Let’s say you’re a happily employed person who finds out about this new must-have professional social network called LinkedIn. Maybe you want to sign up, but if you do, you’d better be careful not to click the box that says you’re interested in “career opportunities” — it may be enough to get you in legal trouble. This is what happened to John Flexman, and he was forced to resign as a result of the situation. Now he’s bringing a case for constructive dismissal to his bosses, the BG Group firm based in the United Kingdom.
BG Group claimed that they had a policy that specifically prevented its employees from signing up for the network and ticking the “career opportunities” box. They are also after him because his profile contained details about his work with BG, and some of those details revealed confidential details of BG’s work. However, The Telegraph reports that Mr. Flexman’s suit claims that every detail on his profile was available in public annual reports. He also asserts that some of his fellow employees had used the “career opportunities” box and hadn’t been reprimanded.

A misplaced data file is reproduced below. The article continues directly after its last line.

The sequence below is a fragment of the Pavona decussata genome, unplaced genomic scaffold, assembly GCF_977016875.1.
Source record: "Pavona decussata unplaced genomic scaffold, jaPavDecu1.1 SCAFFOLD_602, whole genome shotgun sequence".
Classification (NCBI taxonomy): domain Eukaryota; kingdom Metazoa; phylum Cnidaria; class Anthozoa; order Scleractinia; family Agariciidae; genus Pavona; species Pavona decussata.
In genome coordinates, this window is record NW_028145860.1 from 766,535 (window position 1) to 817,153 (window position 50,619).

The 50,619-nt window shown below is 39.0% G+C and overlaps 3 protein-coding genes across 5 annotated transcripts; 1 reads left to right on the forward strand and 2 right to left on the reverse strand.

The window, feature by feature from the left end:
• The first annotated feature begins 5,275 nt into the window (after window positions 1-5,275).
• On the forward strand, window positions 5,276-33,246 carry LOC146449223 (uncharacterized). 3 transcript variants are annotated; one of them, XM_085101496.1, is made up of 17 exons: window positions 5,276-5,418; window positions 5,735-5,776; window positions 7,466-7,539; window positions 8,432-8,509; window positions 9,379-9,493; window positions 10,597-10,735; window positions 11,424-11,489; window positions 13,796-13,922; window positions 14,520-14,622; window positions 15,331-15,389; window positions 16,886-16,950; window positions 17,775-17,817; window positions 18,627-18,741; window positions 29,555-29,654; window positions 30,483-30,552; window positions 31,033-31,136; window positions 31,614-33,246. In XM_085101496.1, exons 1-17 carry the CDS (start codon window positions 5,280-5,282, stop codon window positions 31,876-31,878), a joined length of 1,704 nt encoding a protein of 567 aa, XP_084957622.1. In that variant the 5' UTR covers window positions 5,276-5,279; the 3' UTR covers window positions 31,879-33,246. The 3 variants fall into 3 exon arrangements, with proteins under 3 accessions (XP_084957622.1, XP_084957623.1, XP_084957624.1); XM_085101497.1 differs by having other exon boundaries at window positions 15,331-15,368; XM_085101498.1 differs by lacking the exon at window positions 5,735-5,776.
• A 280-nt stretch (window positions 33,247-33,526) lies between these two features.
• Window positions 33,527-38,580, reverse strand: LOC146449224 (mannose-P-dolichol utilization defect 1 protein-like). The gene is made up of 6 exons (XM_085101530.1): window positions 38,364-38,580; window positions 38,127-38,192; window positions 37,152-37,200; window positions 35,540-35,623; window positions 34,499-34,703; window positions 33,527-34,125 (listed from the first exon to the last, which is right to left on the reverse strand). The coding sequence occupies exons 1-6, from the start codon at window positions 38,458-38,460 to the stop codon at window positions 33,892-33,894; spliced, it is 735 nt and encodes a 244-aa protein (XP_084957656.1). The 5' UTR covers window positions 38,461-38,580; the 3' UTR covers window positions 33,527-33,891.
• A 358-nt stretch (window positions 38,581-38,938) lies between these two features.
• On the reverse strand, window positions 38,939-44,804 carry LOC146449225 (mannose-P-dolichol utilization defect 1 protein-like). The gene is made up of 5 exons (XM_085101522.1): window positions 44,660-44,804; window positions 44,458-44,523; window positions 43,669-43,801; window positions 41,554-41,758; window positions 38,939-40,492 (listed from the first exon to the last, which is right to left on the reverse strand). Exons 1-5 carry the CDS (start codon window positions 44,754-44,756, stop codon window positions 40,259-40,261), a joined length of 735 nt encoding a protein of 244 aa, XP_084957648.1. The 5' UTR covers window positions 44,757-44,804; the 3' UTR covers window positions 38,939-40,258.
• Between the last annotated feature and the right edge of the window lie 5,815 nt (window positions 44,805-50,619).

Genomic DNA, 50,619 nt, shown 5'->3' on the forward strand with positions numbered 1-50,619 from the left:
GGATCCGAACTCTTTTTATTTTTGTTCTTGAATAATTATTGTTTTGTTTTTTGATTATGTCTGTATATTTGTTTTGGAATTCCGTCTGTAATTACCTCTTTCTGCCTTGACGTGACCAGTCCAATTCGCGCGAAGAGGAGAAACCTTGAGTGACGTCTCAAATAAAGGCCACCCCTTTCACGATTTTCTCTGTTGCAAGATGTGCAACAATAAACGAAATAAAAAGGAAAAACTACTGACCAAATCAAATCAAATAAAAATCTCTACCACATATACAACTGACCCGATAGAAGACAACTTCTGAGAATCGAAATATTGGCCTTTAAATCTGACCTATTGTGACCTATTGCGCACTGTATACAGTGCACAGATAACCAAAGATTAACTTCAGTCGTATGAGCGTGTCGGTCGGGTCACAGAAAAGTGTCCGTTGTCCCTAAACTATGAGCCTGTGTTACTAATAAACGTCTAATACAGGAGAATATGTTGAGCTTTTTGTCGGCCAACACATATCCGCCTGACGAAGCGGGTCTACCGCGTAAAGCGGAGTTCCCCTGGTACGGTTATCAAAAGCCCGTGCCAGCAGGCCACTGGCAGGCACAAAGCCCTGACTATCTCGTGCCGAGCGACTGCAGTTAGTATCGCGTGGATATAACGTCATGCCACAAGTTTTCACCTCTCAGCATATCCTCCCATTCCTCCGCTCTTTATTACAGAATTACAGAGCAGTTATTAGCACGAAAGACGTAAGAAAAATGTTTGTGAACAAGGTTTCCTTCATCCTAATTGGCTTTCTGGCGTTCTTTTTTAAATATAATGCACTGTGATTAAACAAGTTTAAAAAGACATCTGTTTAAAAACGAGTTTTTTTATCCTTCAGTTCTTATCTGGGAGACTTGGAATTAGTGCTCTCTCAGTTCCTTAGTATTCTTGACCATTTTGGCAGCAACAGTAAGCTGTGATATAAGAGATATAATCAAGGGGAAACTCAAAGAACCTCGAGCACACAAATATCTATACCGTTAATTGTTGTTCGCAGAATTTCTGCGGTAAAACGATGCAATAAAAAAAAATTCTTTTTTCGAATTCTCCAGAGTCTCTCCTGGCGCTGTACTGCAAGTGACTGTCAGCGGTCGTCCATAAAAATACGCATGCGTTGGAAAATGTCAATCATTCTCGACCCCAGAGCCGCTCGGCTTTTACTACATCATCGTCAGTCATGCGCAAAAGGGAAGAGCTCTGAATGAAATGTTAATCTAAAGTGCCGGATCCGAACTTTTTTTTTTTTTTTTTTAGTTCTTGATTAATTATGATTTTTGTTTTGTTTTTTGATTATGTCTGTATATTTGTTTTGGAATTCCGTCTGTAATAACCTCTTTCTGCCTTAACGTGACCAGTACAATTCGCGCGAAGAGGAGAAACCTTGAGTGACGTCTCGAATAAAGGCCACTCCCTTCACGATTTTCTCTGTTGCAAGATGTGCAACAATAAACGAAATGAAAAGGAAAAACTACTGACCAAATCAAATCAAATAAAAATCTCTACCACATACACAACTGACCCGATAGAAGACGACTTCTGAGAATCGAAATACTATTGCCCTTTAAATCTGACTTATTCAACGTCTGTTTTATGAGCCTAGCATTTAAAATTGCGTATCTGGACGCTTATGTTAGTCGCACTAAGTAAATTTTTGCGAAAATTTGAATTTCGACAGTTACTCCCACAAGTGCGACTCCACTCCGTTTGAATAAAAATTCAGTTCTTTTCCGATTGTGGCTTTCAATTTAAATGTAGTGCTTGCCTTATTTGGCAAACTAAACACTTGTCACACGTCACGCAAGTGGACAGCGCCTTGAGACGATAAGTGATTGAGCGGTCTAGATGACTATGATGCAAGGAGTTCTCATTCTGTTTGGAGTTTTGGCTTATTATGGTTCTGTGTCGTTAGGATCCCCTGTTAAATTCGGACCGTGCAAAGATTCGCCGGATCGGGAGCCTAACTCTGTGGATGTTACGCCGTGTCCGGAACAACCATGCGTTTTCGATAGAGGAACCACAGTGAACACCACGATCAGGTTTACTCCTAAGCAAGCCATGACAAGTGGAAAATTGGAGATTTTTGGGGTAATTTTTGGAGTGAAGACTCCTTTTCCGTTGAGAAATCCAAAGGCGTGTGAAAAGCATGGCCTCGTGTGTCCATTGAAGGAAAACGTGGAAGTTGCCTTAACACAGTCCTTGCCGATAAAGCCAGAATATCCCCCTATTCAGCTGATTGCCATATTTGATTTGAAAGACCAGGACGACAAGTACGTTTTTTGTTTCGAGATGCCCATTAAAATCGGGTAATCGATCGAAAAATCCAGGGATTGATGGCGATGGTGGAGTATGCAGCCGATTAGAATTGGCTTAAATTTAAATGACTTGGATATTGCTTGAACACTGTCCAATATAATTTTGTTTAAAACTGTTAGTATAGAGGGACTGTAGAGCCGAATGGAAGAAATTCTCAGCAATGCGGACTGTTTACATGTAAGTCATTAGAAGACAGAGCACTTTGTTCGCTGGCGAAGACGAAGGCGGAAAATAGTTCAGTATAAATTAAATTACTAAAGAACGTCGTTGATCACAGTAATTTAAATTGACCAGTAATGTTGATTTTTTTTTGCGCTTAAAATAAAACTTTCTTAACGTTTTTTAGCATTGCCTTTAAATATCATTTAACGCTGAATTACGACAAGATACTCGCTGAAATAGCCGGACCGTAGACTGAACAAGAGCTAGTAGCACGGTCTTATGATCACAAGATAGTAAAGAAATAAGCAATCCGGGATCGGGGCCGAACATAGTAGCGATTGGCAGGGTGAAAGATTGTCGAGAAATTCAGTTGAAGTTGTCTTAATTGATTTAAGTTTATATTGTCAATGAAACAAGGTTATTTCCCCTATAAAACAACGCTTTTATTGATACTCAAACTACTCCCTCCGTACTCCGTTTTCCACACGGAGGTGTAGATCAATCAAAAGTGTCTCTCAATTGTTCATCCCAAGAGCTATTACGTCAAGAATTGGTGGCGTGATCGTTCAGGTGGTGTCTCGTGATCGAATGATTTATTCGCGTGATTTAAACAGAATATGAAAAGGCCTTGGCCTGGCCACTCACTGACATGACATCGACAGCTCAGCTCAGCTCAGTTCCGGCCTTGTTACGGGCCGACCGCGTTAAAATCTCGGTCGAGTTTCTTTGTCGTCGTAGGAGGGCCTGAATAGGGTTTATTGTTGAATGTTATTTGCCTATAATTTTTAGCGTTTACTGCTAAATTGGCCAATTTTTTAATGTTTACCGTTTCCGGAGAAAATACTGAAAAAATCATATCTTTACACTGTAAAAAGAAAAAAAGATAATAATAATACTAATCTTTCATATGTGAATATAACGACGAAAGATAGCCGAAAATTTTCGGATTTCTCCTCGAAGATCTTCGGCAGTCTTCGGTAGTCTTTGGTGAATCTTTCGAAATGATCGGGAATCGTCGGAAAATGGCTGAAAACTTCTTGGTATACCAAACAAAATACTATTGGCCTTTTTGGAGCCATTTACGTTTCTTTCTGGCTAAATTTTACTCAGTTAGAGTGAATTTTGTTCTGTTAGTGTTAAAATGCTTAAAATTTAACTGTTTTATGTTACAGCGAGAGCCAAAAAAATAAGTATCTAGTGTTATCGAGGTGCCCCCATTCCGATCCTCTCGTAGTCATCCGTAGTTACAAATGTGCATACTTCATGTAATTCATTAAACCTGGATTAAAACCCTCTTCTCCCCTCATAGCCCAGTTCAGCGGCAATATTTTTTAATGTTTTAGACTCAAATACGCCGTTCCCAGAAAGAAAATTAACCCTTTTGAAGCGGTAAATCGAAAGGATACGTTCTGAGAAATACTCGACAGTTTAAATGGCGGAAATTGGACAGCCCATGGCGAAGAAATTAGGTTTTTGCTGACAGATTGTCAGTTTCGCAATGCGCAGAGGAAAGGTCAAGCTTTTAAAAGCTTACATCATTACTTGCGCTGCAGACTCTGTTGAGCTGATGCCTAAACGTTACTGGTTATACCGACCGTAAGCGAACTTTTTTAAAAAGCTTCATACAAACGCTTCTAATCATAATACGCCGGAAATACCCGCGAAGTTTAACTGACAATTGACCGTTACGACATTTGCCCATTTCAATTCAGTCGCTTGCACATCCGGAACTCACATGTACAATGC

Having been on LinkedIn for a while, I know that if you go ahead and put yourself as available for career openings, you’ll get the attention of various recruiters. In fact, LinkedIn’s “Corporate Solutions” makes up a growing part of the company’s revenue, and that means that they are doing a lot of work to connect companies and recruiters with talented individuals. So it’s no surprise that BG wanted it’s employees to keep focused on their current job instead of using LinkedIn to land a different job — but is it acceptable for them to ask their employees to refrain from ticking the box?
What’s your opinion? Would you work for an employer who wants to restrict your LinkedIn use?